Slavery, Racism, and the Second Amendment

Carl Bogus, a law professor at Roger Williams University, has argued that James Madison wrote the second amendment in part to reassure his home state of Virginia, where slave owners were terrified of revolts and wary of northerners who would undermine the system.

“The militia were at that stage almost exclusively a slave-control tool in the south,” he said. “You gave Congress the power to arm the militia – if Congress chooses not to arm our militia, well, we all know what happens.”

After the civil war, second amendment rights were again debated by Congress, which abolished militias in the former Confederate states and passed the 1866 Civil Rights Act, explicitly protecting freed slaves’ right to bear arms. A century later, the founders of the Black Panthers took up guns, symbolically and literally, to press for equal civil rights in California.


The Mulford Act was a 1967 California bill that repealed a law allowing public carrying of loaded firearms. Named after Republican assemblyman Don Mulford, the bill was crafted in response to members of the Black Panther Party who were conducting armed patrols of Oakland neighborhoods while they were conducting what would later be termed copwatching.[1] They garnered national attention after the Black Panthers marched bearing arms upon the California State Capitol to protest the bill.[2][3][4]

Both Republicans and Democrats in California supported increased gun control. Governor Ronald Reagan was present when the protesters arrived and later commented that he saw "no reason why on the street today a citizen should be carrying loaded weapons" and that guns were a "ridiculous way to solve problems that have to be solved among people of good will." In a later press conference, Reagan added that the Mulford Act "would work no hardship on the honest citizen."[7]

The bill was signed by Reagan and became California penal code 25850 and 171c.

In his opinion in Dred Scott v Sandford,  U.S Supreme Court , 1857, Chief Justice Taney stated that: "It (equality) would give to persons of the negro race, who were recognised as citizens in any one State of the Union, the right to enter every other State whenever they pleased, singly or in companies, without pass or passport, and without obstruction, to sojourn there as long as they pleased, to go where they pleased at every hour of the day or night without molestation, unless they committed some violation of law for which a white man would be punished; and it would give them the full liberty of speech in public and in private upon all subjects upon which its own citizens might speak; to hold public meetings upon political affairs, and to keep and carry arms wherever they went.  And all of this would be done in the face of the subject race of the same color, both free and slaves, and inevitably producing discontent and insubordination among them, and endangering the peace and safety of the State.

The Supreme Court struck down a DC gun law in DC v Heller:

District of Columbia v. Heller, 554 U.S.570 (2008), is the landmark case in which the Supreme Court of the United States held, in a 5–4 decision, that the Second Amendment protects an individual's right to possess a firearm unconnected with service in a militia for traditionally lawful purposes, such as self-defense within the home, and that Washington, D.C.'s handgun ban and requirement that lawfully-owned rifles and shotguns be kept "unloaded and disassembled or bound by a trigger lock" violated this guarantee. It was also clearly stated that the right to bear arms is not unlimited and that guns and gun ownership would continue to be regulated. Due to Washington, D.C.'s special status as a federal district, the decision did not address the question of whether the Second Amendment's protections are incorporated by the Due Process Clause of the Fourteenth Amendment against the states,[1] which was addressed two years later by McDonald v. City of Chicago (2010) in which it was found that they are. It was the first Supreme Court case to decide whether the Second Amendment protects an individual right to keep and bear arms for self-defense.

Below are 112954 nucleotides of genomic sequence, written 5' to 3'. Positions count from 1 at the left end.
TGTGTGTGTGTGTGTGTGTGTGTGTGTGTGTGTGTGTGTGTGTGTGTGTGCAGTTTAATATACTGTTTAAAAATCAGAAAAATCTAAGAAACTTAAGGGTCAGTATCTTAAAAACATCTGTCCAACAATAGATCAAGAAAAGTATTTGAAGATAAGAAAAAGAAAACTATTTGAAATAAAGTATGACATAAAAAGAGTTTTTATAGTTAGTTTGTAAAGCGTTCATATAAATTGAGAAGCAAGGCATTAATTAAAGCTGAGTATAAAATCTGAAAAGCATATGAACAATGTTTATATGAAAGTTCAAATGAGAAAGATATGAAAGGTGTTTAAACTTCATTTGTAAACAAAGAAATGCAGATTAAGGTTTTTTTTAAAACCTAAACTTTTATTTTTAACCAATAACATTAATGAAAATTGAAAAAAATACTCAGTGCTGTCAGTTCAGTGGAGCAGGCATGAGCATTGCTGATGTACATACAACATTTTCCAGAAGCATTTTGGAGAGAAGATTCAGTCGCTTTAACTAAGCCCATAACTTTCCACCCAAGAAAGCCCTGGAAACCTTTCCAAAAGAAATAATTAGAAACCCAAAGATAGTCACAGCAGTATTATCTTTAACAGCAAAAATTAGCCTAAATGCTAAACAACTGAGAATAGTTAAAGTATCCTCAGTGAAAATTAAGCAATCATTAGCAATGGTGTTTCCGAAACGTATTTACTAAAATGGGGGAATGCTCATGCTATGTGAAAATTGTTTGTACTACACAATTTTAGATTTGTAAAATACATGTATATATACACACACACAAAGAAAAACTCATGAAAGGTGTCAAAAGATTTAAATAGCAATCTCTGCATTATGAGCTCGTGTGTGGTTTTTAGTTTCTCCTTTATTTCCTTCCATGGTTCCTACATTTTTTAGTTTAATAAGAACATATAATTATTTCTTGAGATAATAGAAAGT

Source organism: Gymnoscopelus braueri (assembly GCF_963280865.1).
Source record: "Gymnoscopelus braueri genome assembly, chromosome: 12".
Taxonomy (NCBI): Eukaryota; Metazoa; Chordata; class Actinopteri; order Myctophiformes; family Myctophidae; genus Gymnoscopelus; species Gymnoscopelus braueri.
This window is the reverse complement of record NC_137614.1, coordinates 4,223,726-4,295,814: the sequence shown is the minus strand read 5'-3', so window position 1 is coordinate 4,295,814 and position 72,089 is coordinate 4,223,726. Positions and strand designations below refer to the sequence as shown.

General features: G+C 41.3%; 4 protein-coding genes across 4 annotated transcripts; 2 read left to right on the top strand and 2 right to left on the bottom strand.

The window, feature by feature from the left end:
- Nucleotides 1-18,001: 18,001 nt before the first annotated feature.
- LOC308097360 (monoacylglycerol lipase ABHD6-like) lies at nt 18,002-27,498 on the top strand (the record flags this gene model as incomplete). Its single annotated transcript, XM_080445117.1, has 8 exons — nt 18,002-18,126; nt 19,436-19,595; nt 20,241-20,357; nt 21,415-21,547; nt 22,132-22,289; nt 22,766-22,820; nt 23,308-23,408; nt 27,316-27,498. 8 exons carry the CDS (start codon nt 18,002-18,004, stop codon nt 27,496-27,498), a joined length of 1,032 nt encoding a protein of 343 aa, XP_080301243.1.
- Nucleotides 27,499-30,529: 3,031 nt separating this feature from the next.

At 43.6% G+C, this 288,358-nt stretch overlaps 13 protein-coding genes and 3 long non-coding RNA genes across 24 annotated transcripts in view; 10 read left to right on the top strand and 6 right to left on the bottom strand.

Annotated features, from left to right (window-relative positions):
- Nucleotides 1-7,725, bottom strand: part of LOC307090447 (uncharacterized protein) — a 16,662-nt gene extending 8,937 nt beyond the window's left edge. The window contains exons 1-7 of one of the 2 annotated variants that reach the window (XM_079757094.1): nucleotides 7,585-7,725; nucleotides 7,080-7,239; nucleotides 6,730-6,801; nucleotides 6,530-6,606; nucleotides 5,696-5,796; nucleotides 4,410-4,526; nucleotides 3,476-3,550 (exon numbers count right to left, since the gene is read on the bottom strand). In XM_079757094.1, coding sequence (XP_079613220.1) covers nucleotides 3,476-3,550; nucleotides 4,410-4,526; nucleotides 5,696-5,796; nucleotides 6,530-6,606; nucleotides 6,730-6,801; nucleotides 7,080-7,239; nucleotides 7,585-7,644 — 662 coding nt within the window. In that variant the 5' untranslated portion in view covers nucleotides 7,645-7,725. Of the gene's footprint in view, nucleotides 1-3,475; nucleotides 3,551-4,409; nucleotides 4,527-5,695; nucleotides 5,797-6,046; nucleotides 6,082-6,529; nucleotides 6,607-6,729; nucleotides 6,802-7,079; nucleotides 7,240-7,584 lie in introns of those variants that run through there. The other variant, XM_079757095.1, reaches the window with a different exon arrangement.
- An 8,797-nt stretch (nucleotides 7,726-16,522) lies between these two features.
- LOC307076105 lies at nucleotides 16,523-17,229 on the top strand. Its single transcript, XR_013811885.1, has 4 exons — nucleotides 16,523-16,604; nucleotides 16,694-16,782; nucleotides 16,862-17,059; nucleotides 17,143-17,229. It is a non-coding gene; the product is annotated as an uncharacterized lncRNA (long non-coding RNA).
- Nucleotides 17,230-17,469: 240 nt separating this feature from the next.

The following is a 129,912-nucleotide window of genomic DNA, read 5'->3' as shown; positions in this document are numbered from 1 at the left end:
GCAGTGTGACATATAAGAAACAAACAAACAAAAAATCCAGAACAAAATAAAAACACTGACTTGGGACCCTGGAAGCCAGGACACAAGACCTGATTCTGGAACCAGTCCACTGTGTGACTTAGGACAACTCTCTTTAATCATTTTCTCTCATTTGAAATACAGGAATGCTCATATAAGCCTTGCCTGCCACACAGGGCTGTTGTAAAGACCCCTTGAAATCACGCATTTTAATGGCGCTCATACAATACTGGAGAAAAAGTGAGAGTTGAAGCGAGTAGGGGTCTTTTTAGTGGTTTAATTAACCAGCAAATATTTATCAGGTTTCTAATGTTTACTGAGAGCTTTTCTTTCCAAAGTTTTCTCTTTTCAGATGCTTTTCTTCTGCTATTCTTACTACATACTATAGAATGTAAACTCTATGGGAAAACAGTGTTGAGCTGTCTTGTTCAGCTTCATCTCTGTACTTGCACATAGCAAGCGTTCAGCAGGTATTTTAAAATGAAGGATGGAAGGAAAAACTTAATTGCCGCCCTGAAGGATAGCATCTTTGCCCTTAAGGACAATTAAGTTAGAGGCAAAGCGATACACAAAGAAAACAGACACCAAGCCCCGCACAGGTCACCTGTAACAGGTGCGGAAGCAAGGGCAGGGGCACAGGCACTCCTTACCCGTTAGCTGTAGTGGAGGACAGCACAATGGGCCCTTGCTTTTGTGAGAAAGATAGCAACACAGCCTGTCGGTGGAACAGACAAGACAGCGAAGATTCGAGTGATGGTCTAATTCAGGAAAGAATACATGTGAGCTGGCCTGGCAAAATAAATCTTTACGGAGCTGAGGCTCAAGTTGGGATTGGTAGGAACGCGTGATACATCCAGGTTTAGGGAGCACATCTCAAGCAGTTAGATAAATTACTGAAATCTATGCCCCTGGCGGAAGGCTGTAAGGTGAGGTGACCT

Through the course of American history black people have figured prominently in the manner in which the 2nd Amendment has been invoked, employed, and interpreted....

I have stated in the past that the quickest way to gun control is Black people arming themselves and carrying their weaponry in an open display of copliance and adherence to the current interpretation of the 2nd Amendment and the implications and ramifications it carries...

White people will seek a means whereby they could force the disarming of 'angry black folks' pretty much the same way Ronald Reagan and the California legislature did back in 1967. 

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Comment by mary gravitt on March 8, 2018 at 1:26pm

The NRA loves the 2nd Amendment because it sells guns.  They work on the ole KKK model of telling Whites that Negroes are going to come from the cities and rape White women, kill White children, therefore you have to be armed to the teeth when these nigg**s come.  This unconscious and concious message works because racism is institutionalized in America.

But the lesson that should be understood from Stoneman-Douglass is that the NRA is allowing Middle class White Children to murdered with military weapons because it is afraid that Americans will stop buying guns.  No one is trying to take away the guns of Americans.  Someone, fathers and mothers are trying to save the lives of their children.  AR_15 and millitary high valoscity riffles and my bad spelling have not place in civil society.
 

Comment by Ron Powell on March 8, 2018 at 3:33pm

Mary, Thanks for the read and the comment.

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